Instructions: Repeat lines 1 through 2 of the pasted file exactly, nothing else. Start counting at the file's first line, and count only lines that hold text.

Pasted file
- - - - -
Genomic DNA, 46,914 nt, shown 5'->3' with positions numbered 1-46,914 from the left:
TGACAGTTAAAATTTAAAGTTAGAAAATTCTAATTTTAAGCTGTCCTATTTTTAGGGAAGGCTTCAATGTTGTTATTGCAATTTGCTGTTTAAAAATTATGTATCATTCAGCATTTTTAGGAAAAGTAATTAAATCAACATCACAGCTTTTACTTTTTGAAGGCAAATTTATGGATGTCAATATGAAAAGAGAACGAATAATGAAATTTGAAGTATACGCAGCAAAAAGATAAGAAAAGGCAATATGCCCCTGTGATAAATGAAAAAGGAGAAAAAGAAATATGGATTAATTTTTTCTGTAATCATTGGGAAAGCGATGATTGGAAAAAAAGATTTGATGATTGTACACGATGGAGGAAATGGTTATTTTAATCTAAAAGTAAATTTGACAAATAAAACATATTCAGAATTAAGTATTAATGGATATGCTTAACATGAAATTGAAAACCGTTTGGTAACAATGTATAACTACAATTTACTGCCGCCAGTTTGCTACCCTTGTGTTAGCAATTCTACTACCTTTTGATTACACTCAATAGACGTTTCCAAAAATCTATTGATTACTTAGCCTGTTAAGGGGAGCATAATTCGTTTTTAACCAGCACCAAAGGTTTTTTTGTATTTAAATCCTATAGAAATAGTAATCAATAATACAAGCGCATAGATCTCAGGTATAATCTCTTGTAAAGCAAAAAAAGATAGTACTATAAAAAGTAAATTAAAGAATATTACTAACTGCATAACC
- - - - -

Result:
Genomic DNA, 46,914 nt, shown 5'->3' with positions numbered 1-46,914 from the left:
TGACAGTTAAAATTTAAAGTTAGAAAATTCTAATTTTAAGCTGTCCTATTTTTAGGGAAGGCTTCAATGTTGTTATTGCAATTTGCTGTTTAAAAATTATGTATCATTCAGCATTTTTAGGAAAAGTAATTAAATCAACATCACAGCTTTTACTTTTTGAAGGCAAATTTATGGATGTCAATATGAAAAGAGAACGAATAATGAAATTTGAAGTATACGCAGCAAAAAGATAAGAAAAGGCAATATGCCCCTGTGATAAATGAAAAAGGAGAAAAAGAAATATGGATTAATTTTTTCTGTAATCATTGGGAAAGCGATGATTGGAAAAAAAGATTTGATGATTGTACACGATGGAGGAAATGGTTATTTTAATCTAAAAGTAAATTTGACAAATAAAACATATTCAGAATTAAGTATTAATGGATATGCTTAACATGAAATTGAAAACCGTTTGGTAACAATGTATAACTACAATTTACTGCCGCCAGTTTGCTACCCTTGTGTTAGCAATTCTACTACCTTTTGATTACACTCAATAGACGTTTCCAAAAATCTATTGATTACTTAGCCTGTTAAGGGGAGCATAATTCGTTTTTAACCAGCACCAAAGGTTTTTTTGTATTTAAATCCTATAGAAATAGTAATCAATAATACAAGCGCATAGATCTCAGGTATAATCTCTTGTAAAGCAAAAAAAGATAGTACTATAAAAAGTAAATTAAAGAATATTACTAACTGCATAACC